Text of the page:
Your tax refund may be automatically deposited into your bank account. Can you spend those funds? If you spend your tax refund on necessary expenses like mortgage or rent payments, that is allowable. Other necessary expenses include food, medical expenses, and clothing. While your tax refund counts as an asset, you are allowed to spend money on necessary expenses, and that applies equally to money gained from a tax refund. Basically, as long as you are not spending it on luxury items, it’s all right for you to spend the tax refund you receive. You can also use your tax refund to pay your bankruptcy attorney and associated court costs.

 

Timing – Not Yet Filed

If you have not yet filed bankruptcy, but plan to do so within the year, it is a good idea to adjust your withholding to minimize any refund you may receive. This must be done carefully; if you miscalculate and end up owing taxes, those become non-dischargeable debts. Another way to plan ahead for bankruptcy is to designate more of your income to your employer IRA or 401k. Those retirement contributions will not become assets liable to exploitation during bankruptcy. Pre-planning for bankruptcy will help you avoid the question altogether.

 

Timing – Refund From Income After Filing

Any refund that results from income you earned after filing for bankruptcy is yours free and clear. Also, if any portion of the refund results from income you earned after the filing date, that portion is available to you without restriction. Again, this is a delicate calculation and it is vital that you have an experienced bankruptcy attorney from Burr Law to guide you through the process. You want to adhere to the law in all instances.

 

The issue of tax returns during bankruptcy is complex. With the experts at Burr Law, you can feel confident that all of your individual circumstances will be carefully considered. We will find the best possible solutions for your financial situation.

Can I Keep My Tax Return During Bankruptcy?

If you are considering filing bankruptcy, or have already done so, you may be anticipating filing your taxes and wondering how taxes owed or refunds received will work into a bankruptcy proceeding. This post will explore how your tax return affects your bankruptcy.

Before exploring the status of any tax refunds, let’s be clear about taxes owed. If you owe taxes, that debt will not be discharged during bankruptcy, whether you file Chapter 7 or Chapter 13. Also, any overdue taxes or penalties will remain.

Tax Refunds Are Assets

You may have received your refund directly into your bank account, the refund may be in process, or the refund may result from the taxes you file for the previous year. Any way you look at it, tax refunds are assets. And when you file for bankruptcy all of your assets become part of the proceedings. That fact does not necessarily mean that you will lose your tax refund. Whether you keep all or a portion of it depends on a variety of factors.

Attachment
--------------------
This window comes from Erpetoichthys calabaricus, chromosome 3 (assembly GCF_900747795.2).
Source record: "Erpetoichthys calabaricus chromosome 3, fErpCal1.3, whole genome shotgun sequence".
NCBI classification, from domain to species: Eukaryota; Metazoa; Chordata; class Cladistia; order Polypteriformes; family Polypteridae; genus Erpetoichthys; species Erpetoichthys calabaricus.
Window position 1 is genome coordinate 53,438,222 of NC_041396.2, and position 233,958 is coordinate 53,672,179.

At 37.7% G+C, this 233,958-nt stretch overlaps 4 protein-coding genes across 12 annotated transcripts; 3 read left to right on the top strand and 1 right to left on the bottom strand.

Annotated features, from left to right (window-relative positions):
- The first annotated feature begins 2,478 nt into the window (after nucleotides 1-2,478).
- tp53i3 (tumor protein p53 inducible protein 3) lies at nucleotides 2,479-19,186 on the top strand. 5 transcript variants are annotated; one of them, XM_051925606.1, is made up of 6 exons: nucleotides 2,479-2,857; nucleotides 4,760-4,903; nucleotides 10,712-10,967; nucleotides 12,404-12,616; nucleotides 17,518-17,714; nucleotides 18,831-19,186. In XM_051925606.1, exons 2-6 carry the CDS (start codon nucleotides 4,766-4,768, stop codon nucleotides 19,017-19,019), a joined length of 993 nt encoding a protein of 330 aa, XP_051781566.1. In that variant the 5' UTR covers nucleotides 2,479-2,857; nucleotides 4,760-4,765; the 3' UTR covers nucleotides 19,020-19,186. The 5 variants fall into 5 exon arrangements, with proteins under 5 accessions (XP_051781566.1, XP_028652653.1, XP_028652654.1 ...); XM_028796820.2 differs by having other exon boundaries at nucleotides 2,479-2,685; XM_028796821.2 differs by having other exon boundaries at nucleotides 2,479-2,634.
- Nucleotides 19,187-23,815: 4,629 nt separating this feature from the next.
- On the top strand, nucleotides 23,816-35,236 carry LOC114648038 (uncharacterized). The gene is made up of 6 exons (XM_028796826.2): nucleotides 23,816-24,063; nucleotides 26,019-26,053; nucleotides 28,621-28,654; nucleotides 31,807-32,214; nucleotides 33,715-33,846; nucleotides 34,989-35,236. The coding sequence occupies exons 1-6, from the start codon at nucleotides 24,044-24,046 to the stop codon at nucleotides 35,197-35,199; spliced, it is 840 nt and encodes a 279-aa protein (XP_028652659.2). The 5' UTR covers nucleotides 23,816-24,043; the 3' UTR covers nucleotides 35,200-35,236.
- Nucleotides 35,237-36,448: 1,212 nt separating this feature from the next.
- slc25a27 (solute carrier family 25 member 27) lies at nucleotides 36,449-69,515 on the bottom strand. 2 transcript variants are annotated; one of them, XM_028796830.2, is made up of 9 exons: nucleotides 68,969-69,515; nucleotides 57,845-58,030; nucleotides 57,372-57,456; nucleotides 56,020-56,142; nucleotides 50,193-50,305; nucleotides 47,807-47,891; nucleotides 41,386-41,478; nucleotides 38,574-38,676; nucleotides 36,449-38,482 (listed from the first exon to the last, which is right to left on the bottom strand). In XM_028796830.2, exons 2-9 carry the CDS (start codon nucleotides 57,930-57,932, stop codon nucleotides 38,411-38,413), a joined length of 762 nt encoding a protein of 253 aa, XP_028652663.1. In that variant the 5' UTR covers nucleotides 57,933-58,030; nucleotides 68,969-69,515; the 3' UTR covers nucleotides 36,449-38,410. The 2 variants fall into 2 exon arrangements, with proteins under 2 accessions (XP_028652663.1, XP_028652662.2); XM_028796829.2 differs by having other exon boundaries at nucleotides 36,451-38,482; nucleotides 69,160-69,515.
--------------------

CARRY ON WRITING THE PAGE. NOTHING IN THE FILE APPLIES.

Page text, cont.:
Timing – Not Yet Filed

If you have not yet filed bankruptcy, but plan to do so within the year, it is a good idea to adjust your withholding to minimize any refund you may receive. This must be done carefully; if you miscalculate and end up owing taxes, those become nondischargeable debts. Another way to plan ahead for bankruptcy is to designate more of your income to your employer IRA or 401k. Those retirement contributions will not become assets liable to exploitation during bankruptcy.

Protect Refund With Exemptions

Whether you file Chapter 7 or Chapter 13 bankruptcy, you are entitled to exemptions. There are both federal and state exemptions, and Wisconsin is one of only 19 states that allows you to choose which set of exemptions you use. The experts at Burr Law can help you determine which is better for your particular situation. While Wisconsin does not have a specific federal tax refund exemption, you can protect it with a wildcard exemption. In any event, your tax refund can become an asset protected through your exemptions, and you would then retain it.

Refund Used For Necessary Expenses

If you spend your tax refund on necessary expenses like mortgage or rent payments, that is allowable. Other necessary expenses include food, medical expenses, and clothing. Basically, as long as you are not spending it on luxury items, it’s all right for you to spend the tax refund you receive. You can also use your tax refund to pay your bankruptcy attorney and associated court costs.

Timing – Refund From Income After Filing

Any refund that results from income you earned after filing for bankruptcy is yours free and clear. Also, if any portion of the refund results from income your earned after the filing date, that portion is available to you without restriction. Again, this is a delicate calculation and it is vital that you have an experienced bankruptcy attorney from Burr Law to guide you through the process. You want to adhere to the law in all instances.

The issue of tax returns during bankruptcy is complex. With the experts at Burr Law, you can feel confident that all of your individual circumstances will be carefully considered. We will find the best possible solutions for your financial situation.

Can You File Chapter 13 After Chapter 7?
Multiple Bankruptcies